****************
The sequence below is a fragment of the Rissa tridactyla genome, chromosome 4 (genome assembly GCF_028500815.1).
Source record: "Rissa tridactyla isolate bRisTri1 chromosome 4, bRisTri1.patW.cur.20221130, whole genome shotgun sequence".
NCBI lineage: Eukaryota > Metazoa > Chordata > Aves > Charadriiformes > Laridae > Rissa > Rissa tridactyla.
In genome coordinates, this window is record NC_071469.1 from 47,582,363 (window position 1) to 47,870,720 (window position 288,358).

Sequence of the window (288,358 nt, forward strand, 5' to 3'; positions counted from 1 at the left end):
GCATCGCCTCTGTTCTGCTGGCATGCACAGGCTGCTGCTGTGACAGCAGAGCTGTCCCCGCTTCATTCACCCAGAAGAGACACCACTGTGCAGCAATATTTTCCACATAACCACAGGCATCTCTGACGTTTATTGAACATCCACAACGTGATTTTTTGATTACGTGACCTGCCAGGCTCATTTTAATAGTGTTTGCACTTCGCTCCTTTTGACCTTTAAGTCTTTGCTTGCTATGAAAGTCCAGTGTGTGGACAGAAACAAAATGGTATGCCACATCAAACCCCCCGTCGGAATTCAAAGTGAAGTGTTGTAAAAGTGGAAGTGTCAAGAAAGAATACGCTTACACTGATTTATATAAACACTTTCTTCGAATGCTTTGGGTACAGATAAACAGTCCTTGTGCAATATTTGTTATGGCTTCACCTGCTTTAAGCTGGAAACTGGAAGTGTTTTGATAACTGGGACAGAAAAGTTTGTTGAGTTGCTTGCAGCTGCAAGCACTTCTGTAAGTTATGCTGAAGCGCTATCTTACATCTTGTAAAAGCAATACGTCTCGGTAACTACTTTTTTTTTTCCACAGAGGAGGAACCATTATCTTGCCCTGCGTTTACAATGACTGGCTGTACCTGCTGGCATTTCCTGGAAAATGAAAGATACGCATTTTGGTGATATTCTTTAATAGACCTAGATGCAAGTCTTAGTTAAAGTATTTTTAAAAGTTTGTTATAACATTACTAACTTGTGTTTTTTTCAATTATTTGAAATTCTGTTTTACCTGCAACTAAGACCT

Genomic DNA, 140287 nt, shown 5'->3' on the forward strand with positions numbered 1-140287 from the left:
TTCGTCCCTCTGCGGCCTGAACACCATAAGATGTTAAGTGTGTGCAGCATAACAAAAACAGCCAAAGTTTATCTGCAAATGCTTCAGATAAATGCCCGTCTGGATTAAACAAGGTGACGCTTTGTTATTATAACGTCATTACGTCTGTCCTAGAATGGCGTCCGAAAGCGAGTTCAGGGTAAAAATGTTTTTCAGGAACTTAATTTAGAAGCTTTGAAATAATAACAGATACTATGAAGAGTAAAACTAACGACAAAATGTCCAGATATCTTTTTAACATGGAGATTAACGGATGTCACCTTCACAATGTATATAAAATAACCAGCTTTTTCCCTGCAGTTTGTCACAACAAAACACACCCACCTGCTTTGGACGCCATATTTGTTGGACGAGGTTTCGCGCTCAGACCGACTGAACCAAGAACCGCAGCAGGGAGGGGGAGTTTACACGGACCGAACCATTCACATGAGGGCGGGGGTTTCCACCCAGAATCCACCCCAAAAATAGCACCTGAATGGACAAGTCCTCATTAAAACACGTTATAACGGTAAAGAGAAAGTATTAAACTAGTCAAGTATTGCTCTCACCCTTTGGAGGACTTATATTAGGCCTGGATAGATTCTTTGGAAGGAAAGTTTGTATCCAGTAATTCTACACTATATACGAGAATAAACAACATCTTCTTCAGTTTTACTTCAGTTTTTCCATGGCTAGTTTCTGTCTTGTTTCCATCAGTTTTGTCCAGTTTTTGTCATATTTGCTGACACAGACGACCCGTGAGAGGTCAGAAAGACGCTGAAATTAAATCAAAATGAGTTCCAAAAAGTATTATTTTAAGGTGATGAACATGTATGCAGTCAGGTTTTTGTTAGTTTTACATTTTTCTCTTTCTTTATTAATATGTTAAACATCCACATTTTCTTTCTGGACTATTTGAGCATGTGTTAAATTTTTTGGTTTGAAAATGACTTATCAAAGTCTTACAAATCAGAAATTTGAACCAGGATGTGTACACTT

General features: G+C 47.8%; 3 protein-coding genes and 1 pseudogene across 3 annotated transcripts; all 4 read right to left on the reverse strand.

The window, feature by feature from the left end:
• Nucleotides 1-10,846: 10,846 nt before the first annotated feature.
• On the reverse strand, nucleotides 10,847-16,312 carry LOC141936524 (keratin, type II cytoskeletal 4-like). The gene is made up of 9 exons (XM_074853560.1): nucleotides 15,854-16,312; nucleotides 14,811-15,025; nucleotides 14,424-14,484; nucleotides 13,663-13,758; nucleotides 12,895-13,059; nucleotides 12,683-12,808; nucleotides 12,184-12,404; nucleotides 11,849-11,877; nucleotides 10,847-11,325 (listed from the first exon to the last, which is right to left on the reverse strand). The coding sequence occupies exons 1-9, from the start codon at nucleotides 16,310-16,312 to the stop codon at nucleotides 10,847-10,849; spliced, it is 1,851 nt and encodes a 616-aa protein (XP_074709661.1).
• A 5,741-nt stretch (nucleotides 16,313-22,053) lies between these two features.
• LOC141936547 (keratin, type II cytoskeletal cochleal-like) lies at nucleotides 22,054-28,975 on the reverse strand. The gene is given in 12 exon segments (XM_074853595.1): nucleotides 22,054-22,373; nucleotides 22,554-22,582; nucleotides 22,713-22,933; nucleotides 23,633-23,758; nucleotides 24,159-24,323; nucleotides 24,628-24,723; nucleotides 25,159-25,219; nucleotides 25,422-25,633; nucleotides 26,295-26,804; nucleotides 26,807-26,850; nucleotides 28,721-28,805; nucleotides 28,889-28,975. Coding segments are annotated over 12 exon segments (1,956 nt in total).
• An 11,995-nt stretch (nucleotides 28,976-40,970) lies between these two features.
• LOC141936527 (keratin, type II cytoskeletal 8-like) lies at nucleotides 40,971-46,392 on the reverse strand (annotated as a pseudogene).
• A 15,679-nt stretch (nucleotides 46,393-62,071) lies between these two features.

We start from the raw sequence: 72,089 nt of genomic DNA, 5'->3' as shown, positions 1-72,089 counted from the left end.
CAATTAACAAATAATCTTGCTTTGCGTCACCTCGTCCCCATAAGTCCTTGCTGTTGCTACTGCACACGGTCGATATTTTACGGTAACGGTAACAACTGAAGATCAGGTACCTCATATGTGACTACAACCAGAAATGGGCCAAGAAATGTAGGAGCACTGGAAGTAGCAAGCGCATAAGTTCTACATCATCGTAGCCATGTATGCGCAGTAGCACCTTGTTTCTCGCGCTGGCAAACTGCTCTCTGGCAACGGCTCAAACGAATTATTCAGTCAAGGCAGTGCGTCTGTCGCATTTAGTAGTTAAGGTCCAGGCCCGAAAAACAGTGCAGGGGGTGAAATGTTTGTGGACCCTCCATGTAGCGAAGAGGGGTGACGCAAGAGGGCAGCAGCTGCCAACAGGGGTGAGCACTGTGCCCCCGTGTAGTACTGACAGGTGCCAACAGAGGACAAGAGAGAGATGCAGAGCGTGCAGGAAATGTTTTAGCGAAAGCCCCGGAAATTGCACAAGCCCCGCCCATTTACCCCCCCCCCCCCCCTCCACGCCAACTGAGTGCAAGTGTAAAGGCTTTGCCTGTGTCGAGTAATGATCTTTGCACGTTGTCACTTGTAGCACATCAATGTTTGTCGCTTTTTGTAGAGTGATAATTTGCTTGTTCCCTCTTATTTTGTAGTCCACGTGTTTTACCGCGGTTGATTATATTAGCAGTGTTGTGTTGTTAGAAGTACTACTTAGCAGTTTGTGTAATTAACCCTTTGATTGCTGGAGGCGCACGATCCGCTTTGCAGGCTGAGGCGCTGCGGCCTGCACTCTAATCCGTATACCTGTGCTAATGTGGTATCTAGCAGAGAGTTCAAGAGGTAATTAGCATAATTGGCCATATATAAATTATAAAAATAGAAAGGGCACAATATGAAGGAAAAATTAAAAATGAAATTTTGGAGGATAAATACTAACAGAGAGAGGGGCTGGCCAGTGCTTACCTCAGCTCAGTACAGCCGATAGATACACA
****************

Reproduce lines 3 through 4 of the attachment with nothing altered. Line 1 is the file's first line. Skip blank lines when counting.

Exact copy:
NCBI lineage: Eukaryota > Metazoa > Chordata > Aves > Charadriiformes > Laridae > Rissa > Rissa tridactyla.
In genome coordinates, this window is record NC_071469.1 from 47,582,363 (window position 1) to 47,870,720 (window position 288,358).